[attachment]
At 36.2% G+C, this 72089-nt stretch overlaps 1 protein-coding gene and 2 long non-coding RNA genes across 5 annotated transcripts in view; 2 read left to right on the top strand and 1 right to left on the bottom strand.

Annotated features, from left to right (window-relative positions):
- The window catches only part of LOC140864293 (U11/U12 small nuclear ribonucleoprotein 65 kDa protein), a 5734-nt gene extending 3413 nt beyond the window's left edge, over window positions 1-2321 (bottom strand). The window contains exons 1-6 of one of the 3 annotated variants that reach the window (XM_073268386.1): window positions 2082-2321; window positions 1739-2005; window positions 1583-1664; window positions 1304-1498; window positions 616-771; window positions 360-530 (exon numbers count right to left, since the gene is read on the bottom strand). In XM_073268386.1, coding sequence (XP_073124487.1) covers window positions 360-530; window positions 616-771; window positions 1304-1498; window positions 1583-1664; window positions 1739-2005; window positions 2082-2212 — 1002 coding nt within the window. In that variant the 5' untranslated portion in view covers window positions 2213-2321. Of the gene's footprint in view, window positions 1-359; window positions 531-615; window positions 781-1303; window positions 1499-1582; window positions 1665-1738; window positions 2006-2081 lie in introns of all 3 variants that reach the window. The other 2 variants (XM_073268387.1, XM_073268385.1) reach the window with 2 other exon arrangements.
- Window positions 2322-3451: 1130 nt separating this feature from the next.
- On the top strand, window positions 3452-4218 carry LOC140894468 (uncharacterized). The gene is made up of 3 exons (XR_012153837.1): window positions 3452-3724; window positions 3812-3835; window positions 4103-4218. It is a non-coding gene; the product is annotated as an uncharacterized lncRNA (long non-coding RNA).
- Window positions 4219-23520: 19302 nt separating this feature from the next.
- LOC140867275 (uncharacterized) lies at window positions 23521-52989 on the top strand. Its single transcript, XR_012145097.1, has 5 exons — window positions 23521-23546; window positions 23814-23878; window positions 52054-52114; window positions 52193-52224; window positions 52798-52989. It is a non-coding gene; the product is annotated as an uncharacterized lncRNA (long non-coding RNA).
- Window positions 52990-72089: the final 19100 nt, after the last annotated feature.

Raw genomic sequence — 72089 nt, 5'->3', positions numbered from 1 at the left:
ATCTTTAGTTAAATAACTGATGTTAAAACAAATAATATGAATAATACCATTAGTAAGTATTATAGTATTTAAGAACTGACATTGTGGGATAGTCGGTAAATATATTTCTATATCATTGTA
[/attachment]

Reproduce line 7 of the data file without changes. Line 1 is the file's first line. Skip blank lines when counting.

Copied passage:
- LOC140867275 (uncharacterized) lies at window positions 23521-52989 on the top strand. Its single transcript, XR_012145097.1, has 5 exons — window positions 23521-23546; window positions 23814-23878; window positions 52054-52114; window positions 52193-52224; window positions 52798-52989. It is a non-coding gene; the product is annotated as an uncharacterized lncRNA (long non-coding RNA).